Their predicate is very simple:

function isSelfEvaluating(expression) {
  return !isNaN(expression) ||
    (typeof expression == "string" && expression[0] == "'");
}

// examples

isSelfEvaluating(10); // true
isSelfEvaluating("'hello-world"); // true

And the eval‘s part related with this type of expression:

// the simplest expression type,
// doesn't require additional evaluation

if (isSelfEvaluating(expression))
  return expression;

OK, let’s move forward. Variables.

Variables are represented by their names and values. Names are specially formed identifiers and values can be different: numbers, strings, user-defined function, built-in functions, etc.

Variables are stored in so-called environments. Every peace of evaluation is proceeded in some environment. And the eval must look up variables in the passed environment to find their values.

Let’s see on the predicate function:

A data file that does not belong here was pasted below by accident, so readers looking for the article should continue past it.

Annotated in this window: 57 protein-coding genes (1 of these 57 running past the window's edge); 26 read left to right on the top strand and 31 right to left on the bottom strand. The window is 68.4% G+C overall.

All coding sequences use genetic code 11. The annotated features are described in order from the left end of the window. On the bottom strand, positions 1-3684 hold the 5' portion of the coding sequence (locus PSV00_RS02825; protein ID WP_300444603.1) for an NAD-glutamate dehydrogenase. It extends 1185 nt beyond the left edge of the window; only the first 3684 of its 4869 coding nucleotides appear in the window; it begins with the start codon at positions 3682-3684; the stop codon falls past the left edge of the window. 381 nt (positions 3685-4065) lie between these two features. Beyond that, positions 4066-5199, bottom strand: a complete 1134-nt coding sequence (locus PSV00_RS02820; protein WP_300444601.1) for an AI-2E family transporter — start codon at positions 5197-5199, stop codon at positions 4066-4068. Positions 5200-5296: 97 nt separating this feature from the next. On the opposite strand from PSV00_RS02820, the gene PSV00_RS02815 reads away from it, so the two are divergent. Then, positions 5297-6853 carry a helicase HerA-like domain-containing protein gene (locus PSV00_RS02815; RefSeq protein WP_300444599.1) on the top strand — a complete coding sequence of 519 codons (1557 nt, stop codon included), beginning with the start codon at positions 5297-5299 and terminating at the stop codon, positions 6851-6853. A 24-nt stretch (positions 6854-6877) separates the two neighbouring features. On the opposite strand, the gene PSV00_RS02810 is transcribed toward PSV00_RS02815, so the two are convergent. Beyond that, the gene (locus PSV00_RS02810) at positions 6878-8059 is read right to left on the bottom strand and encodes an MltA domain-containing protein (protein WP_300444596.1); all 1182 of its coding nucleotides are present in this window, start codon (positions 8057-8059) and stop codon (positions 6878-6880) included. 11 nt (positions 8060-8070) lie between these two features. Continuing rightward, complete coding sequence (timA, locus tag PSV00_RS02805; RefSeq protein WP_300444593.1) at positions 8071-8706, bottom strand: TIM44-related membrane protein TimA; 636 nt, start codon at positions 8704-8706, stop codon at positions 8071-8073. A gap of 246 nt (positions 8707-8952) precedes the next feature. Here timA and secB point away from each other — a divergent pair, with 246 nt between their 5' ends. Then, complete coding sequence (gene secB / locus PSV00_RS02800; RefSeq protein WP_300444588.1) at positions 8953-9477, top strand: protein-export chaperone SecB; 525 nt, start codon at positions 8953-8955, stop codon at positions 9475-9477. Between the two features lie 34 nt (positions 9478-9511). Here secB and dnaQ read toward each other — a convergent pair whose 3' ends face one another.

function isVariable(expression) {
  return /^([a-zA-Z0-9_$+*/\-?!=><])+$/.test(expression);
}

The function checks whether an expression is the name of a variable. Examples: x, null?, +, etc.

Any value can be assigned (bound) and reassigned (rebound) to the name. This is why association of a variable name and its value is called a binding.

We represent environments as simple JavaScript objects, so the look up and assignment are done in very simple manner — checking whether a property corresponding to the variable name exists in the object and if so — we simply get its value.

There is a special global environment which is stored in the TheGlobalEnvironment object and which exists in the single exemplar and is available prior the program execution. The global environment is prepopulated with some built-in bindings, among which e.g. math-functions, such as addition, multiplication, print function, etc.

var TheGlobalEnvironment = {

  "print": function (/*arguments*/) {
    return console.log.apply(console, arguments);
  },